Young advocates of religious and political freedom take up the challenge
(Fatema Haji-Taki/UUSC photo)
Muslim activist Dalia Ziada from Egypt and Jewish tour guide Raphael Elmaleh at the Morocco interfaith conference.
Fatema Haji-Taki is a resident of Arlington, Mass. and a program associate with the Unitarian Universalist Service Committee in Cambridge. She traveled to Morocco where she and three other Boston-area civil liberties activists are leading a series of workshops intended to build interfaith and intercultural bridges in several countries across the Middle East.
By Fatema Haji-Taki
May 5, 2009
IFRANE, Morocco -- For the past five days, a group of Moroccan students and young-adult activists from Saudi Arabia, Yemen, Jordan, Egypt, Kuwait, Lebanon, Tunisia and Algeria have been working intensely together in workshops building bridges among themselves and improving skills for creating interfaith community programs in their own countries.
From working to ease interfaith tensions in Egypt and Yemen to advancing women’s rights in Saudi Arabia, these activists are dedicated to sharing their expertise and acquiring new skills on how to effectively plan events, launch campaigns, and secure funding for their field work to promote religious and political freedom in their countries. The workshops emphasize how to translate their online activism to real-world organizing and leadership skills that participants can put to work in practical ways in their home communities.
Ironically, some participants were unable to attend because their visa applications were not approved in time, or, in the case of a prominent Baha’i activist from Egypt, it became too dangerous for her to travel. The empty seats were a stark reminder of the lack of religious and political freedom in most Arab countries.
Jesse Sage, Nasser Weddady and Lauren Murphy from Hands Across the Middle East Support Alliance, a Boston-based nonprofit, and I organized and are facilitating the conference, “Interfaith Leadership Seminar: From the Virtual to the Real World,” at Al Akhawayn University, an English-language college in Ifrane.
Jewish in the Arab world
During the conference the participants met Moroccan Raphael Elmaleh, believed to be the only Jewish tour guide in the Arab world. He is also a founder of the only Jewish museum in the Arab world in Casablanca. Elmaleh’s passion in life is to research the Jewish heritage of Morocco and restore the synagogues and other sites that were left behind by the Jews more than 40 years ago.
“I’m proud to be a Jew in an Arab country,” he says. On Sunday, all the participants had a chance to visit Fez while he showed us the old Jewish Quarter and the cemeteries and the synagogues left behind. For many, this was the first time they had been exposed to the Jewish heritage in an Arab country. By the end of the day, the bond that he created with the rest of the group was heartening.
At first, he acknowledged he was nervous talking about his work to a group of Arab young people from across the Middle East whom he had never met before. But working with the group for two days has changed his mind and he is excited to talk about how Jews and Muslims coexisted peacefully in Morocco and what that means for the future. During dinner yesterday, all of the participants gave him a standing ovation for his dedication while the Moroccan students sang the national anthem. The expression on Elmaleh’s face was invaluable.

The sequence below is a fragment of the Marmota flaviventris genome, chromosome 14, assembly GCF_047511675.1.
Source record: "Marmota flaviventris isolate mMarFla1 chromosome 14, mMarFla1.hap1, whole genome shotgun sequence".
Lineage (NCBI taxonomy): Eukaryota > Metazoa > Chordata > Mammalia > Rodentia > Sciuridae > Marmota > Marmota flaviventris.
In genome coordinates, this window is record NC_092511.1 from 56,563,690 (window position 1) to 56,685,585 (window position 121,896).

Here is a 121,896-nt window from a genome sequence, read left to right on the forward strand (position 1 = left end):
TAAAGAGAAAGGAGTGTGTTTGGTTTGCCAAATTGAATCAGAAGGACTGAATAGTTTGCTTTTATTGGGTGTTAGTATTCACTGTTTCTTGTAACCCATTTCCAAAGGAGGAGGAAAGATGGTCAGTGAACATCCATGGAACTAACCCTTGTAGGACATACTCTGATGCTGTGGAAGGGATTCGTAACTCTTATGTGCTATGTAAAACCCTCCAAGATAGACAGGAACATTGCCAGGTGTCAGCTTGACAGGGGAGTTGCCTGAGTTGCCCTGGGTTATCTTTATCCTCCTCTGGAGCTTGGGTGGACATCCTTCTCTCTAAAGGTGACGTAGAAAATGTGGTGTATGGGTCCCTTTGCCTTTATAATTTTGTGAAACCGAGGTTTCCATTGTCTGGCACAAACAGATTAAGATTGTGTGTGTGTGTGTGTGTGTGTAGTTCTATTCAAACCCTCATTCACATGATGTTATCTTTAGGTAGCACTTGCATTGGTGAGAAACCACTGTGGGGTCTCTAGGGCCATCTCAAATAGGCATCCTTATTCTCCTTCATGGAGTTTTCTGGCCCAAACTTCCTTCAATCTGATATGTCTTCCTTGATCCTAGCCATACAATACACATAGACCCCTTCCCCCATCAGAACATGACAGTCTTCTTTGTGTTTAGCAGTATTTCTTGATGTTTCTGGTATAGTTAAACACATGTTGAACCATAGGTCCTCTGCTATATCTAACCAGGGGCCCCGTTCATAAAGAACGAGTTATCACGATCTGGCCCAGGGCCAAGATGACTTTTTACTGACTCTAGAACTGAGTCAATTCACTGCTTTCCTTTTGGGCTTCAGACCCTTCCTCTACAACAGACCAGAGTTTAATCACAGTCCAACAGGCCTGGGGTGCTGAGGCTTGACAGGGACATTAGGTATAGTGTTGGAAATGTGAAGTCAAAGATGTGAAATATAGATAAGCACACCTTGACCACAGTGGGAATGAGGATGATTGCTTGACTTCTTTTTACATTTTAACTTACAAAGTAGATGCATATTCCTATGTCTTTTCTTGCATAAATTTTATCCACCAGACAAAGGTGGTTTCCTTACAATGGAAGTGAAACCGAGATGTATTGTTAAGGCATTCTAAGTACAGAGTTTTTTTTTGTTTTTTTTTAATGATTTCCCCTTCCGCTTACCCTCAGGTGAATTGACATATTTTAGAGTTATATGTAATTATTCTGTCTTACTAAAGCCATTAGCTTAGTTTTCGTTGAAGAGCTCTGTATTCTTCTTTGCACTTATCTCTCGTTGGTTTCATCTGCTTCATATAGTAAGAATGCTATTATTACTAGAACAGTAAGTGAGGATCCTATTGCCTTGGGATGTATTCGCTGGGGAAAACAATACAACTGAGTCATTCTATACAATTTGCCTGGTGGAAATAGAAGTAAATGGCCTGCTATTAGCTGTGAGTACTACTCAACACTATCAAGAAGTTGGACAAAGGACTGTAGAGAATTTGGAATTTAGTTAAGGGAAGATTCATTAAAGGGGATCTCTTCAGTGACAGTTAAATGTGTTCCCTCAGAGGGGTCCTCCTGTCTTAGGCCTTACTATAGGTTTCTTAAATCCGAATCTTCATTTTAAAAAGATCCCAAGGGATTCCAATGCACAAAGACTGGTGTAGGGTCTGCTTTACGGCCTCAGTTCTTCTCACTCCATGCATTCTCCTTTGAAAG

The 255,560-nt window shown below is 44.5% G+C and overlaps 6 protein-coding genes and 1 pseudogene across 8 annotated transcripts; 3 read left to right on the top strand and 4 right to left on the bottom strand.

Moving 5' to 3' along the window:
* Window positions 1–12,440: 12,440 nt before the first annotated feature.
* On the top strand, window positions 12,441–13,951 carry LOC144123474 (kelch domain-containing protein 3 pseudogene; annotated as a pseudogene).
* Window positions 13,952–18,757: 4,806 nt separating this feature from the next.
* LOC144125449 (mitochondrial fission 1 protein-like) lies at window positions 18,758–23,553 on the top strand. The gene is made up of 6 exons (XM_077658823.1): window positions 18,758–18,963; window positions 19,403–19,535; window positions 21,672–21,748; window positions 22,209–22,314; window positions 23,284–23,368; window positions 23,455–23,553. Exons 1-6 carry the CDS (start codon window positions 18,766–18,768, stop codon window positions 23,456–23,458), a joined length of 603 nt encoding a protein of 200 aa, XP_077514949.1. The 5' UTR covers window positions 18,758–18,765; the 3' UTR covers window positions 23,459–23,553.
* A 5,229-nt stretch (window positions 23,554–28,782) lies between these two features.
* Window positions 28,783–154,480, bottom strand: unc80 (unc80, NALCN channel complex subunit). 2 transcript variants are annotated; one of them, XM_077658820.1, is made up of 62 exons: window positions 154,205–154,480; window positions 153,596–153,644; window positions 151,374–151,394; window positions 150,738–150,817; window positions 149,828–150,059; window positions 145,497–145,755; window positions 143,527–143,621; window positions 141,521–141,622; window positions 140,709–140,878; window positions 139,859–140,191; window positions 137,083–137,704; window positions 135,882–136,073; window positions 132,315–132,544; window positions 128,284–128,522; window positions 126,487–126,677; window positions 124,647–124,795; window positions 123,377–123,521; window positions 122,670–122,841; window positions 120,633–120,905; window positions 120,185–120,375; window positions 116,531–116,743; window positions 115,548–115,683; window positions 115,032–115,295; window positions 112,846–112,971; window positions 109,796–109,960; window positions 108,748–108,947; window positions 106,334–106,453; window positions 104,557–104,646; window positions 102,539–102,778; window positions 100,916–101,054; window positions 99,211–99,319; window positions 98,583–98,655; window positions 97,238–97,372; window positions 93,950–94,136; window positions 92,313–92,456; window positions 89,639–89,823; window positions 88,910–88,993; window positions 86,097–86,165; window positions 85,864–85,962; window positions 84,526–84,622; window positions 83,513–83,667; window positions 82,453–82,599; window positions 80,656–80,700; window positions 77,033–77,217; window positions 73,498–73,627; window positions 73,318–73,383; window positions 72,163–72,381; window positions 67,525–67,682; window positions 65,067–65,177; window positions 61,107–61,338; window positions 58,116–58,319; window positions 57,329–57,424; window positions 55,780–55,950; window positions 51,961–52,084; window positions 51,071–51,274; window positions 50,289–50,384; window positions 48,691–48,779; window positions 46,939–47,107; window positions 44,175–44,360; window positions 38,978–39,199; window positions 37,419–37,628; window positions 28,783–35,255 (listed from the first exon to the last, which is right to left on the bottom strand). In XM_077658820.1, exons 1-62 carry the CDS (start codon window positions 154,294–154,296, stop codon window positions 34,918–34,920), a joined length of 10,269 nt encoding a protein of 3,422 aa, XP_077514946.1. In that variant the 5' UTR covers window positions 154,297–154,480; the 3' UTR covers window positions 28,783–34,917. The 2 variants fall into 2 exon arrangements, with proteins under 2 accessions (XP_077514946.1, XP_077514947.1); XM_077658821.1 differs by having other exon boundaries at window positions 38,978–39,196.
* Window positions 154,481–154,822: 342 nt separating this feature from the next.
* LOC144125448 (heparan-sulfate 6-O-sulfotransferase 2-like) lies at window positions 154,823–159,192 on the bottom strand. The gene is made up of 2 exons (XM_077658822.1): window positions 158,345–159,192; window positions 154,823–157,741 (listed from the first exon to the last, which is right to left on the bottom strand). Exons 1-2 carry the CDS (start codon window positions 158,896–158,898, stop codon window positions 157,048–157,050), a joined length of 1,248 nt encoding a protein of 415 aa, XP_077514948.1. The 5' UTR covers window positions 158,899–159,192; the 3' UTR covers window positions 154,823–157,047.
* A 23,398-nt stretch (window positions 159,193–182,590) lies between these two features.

Freedom of the press in Yemen
Unfortunately, on Monday, we also learned that an independent newspaper run by one of the Yemeni participants, Abdullah Abdulwahab Naji Qaid, was shut down by Yemeni authorities. Abdullah is a founding member and the General Activity Supervisor of the al-Tagheer Organization for Rights and Freedom Defense, an NGO based in Yemen. He has previously participated in seminars on religious freedom which addressed discrimination against Yemen's Zaidi community.
(Fatema Haji-Taki/UUSC photo)
Yemeni journalist Abdullah Abdulwahab Naji Qaid
When the news broke, the mood among all of us turned solemn. It was a grave reminder of the difficult circumstances these activists work in and the challenges ahead of them after they return home. As the night wore on, the solidarity between all of us for Qaid’s work was palpable. Many are working to organize a campaign for him while others are planning to spread the word through Facebook, their blogs and other online networks.
As a non-Arab Muslim-American human rights activist, I am humbled by the work of my peers. Through the last few days, I’ve seen them work together, debate their differences, sing and dance together. They have created a support network for each other. They are all invested in each others’ success because they all are committed to religious and political freedom in the Arab world.
What they have experienced together as a team will stay with them for the rest of their lives. As they go back, they will face obstacles and there will be times when they will want to give up. My only hope is they will remember the solidarity they experienced this past week and keep soldiering on because they are the future leaders of the Arab world.
For more information about UUSC’s Civil Liberties Program, visit www.uusc.org/content/civil_liberties. To learn how you can contribute to the Passport blog, contact the Globe's assistant foreign editor, Kenneth Kaplan, at email@example.com.